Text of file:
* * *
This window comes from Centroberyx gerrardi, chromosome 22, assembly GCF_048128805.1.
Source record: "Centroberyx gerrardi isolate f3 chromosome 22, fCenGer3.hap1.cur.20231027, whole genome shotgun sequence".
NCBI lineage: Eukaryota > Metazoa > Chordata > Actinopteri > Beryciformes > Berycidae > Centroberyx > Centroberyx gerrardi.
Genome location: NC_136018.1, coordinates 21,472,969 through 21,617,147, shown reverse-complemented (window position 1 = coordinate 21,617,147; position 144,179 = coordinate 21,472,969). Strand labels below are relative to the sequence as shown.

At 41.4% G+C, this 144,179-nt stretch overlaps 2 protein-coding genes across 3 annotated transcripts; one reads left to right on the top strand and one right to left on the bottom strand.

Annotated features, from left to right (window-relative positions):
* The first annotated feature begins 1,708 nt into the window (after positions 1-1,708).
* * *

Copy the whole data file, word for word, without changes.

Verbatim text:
This window comes from Centroberyx gerrardi, chromosome 22, assembly GCF_048128805.1.
Source record: "Centroberyx gerrardi isolate f3 chromosome 22, fCenGer3.hap1.cur.20231027, whole genome shotgun sequence".
NCBI lineage: Eukaryota > Metazoa > Chordata > Actinopteri > Beryciformes > Berycidae > Centroberyx > Centroberyx gerrardi.
Genome location: NC_136018.1, coordinates 21,472,969 through 21,617,147, shown reverse-complemented (window position 1 = coordinate 21,617,147; position 144,179 = coordinate 21,472,969). Strand labels below are relative to the sequence as shown.

At 41.4% G+C, this 144,179-nt stretch overlaps 2 protein-coding genes across 3 annotated transcripts; one reads left to right on the top strand and one right to left on the bottom strand.

Annotated features, from left to right (window-relative positions):
* The first annotated feature begins 1,708 nt into the window (after positions 1-1,708).